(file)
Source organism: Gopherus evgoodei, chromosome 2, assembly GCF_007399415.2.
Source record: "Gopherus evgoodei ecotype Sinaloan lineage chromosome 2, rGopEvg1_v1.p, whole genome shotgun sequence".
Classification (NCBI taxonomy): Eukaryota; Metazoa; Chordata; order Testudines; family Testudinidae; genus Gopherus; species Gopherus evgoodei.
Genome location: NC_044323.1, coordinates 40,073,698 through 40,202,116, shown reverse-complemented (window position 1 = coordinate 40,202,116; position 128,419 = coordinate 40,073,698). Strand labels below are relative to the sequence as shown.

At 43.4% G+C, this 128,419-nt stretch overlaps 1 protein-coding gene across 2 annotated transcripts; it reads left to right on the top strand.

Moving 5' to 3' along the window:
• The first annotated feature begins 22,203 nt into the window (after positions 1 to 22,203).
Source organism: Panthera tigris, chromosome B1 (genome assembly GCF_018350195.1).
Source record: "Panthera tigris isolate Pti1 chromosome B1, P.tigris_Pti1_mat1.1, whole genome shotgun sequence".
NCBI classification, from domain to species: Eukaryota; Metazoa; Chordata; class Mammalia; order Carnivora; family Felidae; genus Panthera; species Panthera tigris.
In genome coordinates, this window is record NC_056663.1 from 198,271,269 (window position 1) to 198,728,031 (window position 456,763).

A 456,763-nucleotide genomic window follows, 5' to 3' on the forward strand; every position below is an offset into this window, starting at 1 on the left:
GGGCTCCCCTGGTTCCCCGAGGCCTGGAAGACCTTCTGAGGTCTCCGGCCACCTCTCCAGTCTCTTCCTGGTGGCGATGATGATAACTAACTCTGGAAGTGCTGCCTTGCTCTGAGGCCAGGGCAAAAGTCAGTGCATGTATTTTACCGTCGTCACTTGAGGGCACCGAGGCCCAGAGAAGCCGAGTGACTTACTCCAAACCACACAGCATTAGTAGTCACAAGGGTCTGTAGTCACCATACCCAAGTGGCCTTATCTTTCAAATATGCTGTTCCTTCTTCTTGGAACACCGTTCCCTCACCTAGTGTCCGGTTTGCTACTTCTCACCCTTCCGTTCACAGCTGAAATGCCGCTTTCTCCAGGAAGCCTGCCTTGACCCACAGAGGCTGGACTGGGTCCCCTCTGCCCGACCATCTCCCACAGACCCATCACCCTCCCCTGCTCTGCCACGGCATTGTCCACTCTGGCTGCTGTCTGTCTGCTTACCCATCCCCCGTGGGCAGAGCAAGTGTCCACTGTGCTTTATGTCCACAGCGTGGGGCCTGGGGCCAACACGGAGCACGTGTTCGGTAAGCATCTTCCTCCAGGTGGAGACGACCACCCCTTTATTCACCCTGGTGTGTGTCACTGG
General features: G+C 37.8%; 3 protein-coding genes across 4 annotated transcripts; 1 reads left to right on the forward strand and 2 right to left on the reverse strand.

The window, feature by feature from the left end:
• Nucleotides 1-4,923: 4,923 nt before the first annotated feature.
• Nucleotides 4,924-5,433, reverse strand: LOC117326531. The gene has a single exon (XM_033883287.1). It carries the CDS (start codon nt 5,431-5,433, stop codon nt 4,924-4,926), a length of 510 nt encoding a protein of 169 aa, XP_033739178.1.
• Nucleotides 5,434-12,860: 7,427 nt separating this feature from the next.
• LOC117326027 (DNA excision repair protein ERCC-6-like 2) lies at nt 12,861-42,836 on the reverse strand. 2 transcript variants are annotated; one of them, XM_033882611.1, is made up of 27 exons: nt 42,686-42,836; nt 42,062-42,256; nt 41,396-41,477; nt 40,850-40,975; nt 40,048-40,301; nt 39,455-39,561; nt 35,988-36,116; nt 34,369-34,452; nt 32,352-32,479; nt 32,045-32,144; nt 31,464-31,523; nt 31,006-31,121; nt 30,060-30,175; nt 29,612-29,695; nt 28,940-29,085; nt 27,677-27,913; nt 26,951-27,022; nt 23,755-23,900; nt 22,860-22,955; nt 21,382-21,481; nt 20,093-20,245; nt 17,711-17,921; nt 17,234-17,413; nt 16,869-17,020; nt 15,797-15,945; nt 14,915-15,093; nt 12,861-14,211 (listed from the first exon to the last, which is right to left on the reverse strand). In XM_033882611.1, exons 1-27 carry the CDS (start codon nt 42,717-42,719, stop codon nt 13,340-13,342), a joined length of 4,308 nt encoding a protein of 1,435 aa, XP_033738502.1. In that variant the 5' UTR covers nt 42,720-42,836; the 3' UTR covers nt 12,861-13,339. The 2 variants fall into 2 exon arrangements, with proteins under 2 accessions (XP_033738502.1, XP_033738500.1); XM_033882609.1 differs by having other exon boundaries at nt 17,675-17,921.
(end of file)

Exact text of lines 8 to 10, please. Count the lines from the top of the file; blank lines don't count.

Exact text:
Source organism: Panthera tigris, chromosome B1 (genome assembly GCF_018350195.1).
Source record: "Panthera tigris isolate Pti1 chromosome B1, P.tigris_Pti1_mat1.1, whole genome shotgun sequence".
NCBI classification, from domain to species: Eukaryota; Metazoa; Chordata; class Mammalia; order Carnivora; family Felidae; genus Panthera; species Panthera tigris.